Sent: Friday, January 29, 2016 9:00 AM Subject:The Frugal Planner's Weekly Dispatch, Volume 2, Issue 5
The Frugal Planner's Weekly Dispatch Personal
Finance, News, Ideas, and Things I Find Interesting
Issue 5 January
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Two articles this week, one in The Wall Street Journal and one in Fortune magazine, highlight investors
increasing preference for index funds rather than actively managed
funds. Why the shift? Because investors are questioning the ability
of fund managers to consistently beat the market.
Let's begin with brief explanations of active and passive
Active investments, such as mutual funds and hedge funds, are run
by a manager and a team of analysts. The team analyzes companies,
bonds, etc. and invests with the goal of providing better returns
than the market.
Passive investments, also known as index funds, are pegged to an
index, such as the S&P 500, and try to match its
Difference in Fees The
passive approach is less expensive for a variety of reasons, but
primarily because there's less overhead needed to pick stocks in an
attempt to beat the market. Actively managed investments have
to pay for managers, analysts, admin staff, and marketing
Here's an example to better illustrate the pricing differences.
You've probably heard of the S&P 500 Index, so we'll compare
funds in this category.
Active: T. Rowe
Price US Large-Cap Core (TRULX) = 1.15%
500 Index Admiral (VFIAX) = 0.05%
That's a difference of 1.10%! Think about how an
extra 1.10% could affect your portfolio if compounded over many
years. Hint: You'd have more money.
actively managed funds produce greater long-term returns for
This question has been debated for years. Numerous studies have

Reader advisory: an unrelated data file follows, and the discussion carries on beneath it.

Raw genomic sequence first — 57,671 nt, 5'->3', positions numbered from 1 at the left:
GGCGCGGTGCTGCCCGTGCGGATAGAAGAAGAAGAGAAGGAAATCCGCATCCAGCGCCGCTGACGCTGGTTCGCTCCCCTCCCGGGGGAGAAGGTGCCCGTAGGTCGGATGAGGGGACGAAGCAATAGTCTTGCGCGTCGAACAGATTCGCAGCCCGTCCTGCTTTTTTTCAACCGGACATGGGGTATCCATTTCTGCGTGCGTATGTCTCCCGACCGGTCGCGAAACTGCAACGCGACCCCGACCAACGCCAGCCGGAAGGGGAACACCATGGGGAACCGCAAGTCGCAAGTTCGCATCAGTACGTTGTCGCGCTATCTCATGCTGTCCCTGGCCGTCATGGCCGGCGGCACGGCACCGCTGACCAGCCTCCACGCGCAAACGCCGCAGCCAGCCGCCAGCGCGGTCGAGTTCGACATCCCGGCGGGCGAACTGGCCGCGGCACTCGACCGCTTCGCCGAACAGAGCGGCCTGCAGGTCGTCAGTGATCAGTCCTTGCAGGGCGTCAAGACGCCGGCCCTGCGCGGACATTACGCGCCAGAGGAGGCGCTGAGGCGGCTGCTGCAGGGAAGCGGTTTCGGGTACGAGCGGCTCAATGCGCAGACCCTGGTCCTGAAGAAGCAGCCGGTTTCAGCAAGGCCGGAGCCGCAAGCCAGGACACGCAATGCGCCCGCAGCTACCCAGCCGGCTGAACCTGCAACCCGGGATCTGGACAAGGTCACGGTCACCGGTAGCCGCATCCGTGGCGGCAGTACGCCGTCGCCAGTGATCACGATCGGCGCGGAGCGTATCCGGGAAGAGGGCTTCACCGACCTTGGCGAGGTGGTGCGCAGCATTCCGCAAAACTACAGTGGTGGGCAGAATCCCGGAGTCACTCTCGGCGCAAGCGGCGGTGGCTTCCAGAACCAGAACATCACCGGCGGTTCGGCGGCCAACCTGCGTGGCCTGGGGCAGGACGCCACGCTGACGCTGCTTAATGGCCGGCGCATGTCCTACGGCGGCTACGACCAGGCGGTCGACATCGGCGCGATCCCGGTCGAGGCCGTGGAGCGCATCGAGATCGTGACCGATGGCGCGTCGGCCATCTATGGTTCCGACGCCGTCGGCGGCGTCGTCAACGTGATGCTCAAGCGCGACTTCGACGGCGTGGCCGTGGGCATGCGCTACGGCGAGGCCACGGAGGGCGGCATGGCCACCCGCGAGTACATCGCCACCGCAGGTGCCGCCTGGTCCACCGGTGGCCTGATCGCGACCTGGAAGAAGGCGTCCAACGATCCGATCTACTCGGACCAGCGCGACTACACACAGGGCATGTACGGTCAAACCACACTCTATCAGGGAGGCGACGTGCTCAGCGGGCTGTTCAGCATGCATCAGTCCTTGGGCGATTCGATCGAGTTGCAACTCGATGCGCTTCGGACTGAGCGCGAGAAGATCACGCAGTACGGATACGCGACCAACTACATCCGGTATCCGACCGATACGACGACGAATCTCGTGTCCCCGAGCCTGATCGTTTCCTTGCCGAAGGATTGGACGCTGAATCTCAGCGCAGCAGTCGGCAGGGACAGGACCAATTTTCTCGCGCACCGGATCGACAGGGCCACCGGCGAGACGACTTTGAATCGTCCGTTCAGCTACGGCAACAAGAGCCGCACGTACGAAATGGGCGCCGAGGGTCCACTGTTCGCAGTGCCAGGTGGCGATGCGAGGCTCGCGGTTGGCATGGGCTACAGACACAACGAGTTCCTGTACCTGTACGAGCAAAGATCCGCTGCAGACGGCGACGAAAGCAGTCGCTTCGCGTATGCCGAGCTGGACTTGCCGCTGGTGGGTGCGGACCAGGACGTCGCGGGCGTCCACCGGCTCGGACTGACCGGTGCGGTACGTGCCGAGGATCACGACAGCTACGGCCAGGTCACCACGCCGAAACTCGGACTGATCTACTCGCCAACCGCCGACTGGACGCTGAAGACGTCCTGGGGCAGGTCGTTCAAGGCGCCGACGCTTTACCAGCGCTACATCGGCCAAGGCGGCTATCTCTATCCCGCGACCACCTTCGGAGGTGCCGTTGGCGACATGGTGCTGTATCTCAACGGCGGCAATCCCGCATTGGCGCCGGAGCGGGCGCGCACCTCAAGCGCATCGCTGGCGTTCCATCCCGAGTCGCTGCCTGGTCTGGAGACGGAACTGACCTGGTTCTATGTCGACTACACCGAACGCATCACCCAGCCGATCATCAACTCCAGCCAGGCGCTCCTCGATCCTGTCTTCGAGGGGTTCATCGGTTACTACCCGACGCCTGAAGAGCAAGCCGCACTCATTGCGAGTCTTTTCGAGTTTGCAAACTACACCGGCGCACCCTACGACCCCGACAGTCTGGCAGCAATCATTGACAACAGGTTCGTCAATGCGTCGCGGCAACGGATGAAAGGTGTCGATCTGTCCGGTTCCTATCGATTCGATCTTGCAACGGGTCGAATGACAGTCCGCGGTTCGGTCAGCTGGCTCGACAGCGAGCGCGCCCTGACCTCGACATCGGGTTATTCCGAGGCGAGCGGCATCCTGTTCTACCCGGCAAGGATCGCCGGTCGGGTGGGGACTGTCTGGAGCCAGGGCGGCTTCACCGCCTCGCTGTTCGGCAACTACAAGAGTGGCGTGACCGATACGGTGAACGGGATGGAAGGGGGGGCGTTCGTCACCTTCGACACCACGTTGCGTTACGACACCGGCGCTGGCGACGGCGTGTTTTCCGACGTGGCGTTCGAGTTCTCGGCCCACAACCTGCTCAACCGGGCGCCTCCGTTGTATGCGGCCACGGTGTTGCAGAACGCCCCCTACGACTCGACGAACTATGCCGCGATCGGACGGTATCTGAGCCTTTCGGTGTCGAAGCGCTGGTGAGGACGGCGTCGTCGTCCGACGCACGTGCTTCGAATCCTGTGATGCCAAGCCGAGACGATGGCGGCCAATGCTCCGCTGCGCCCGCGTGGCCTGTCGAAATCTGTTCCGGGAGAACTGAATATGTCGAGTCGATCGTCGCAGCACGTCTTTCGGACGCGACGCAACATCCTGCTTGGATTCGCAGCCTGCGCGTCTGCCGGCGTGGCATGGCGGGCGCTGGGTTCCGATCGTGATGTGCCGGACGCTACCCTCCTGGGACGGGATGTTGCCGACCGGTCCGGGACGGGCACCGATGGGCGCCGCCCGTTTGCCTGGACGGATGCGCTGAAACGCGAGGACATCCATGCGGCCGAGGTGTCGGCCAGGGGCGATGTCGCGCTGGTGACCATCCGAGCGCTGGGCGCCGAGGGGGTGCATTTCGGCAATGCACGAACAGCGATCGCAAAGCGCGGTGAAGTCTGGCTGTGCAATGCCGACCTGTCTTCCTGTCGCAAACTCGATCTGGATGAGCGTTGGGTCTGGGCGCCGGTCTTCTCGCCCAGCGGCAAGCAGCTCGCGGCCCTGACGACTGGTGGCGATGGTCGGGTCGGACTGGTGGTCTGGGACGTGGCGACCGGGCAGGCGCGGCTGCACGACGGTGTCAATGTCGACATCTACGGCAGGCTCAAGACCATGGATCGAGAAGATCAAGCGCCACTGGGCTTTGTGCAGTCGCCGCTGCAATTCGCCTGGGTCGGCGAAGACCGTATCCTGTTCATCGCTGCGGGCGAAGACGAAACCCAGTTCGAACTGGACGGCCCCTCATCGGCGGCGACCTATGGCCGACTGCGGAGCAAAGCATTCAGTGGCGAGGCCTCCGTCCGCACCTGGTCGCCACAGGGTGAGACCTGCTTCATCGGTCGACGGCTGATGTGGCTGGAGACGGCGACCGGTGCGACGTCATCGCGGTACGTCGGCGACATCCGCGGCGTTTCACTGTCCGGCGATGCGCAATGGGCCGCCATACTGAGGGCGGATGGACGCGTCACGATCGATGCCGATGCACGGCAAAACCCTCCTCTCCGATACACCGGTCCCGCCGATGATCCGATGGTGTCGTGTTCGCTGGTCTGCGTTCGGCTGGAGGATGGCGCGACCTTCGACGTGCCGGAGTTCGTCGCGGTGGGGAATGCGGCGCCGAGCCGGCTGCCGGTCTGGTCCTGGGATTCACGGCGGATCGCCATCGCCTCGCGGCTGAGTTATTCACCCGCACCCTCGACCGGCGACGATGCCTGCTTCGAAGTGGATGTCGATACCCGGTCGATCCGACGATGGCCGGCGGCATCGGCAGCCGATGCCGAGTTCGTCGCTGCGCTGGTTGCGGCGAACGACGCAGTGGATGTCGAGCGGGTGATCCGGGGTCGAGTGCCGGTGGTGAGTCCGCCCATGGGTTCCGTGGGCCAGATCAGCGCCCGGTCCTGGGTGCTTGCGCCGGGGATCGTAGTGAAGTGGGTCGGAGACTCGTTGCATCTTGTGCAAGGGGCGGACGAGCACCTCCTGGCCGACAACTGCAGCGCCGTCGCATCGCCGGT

shown the average active manager underperforms the passive
benchmark after fees. The key word here is average.
There will always be managers who are above average. Think
Warren Buffett, Benjamin Graham, Carl Icahn, or George Soros. But
how do you know if the manager you've selected is above
hedge fund managers often point out that there are periods when one
method is superior to the other. (Above average) managers often
perform better during bear markets, while passive investments tend
to perform better during bull markets. Again, how do you know if
the manager you've selected is above average?
If the markets continue to decline I'm positive we'll read about
active managers beating the markets. If that happens, we'll
probably see cash flow from index funds back to
actively-managed funds. However, don't be quick to jump on the
bandwagon without understanding the impact on your long-term
investment goals. Refer to your financial plan before you make any
And remember, it's impossible for any investor to consistently
beat the market. Even Warren Buffett has bad days.
funds are increasingly popular among investors.
Trump vs. the Index Fund
While I'm on the topic of index funds, I'll take
this opportunity to point out an interesting article that's been circulating since
last summer. Someone went to the trouble of calculating how much
Donald Trump would be worth if he had parked his inheritance in an
index fund rather than invest in his many businesses.
There's no easy way to verify this, but Trump claims his net worth
is $10 billion (Forbes estimates "only" $4.1 billion).
For the sake of argument, we'll use Trump's number. The article
suggests Trump's net worth would be $20 billion today if he had
invested his inheritance in an index fund.
I guess we can say this is one investment 'The Donald can't trump'.
I'll be here all week folks!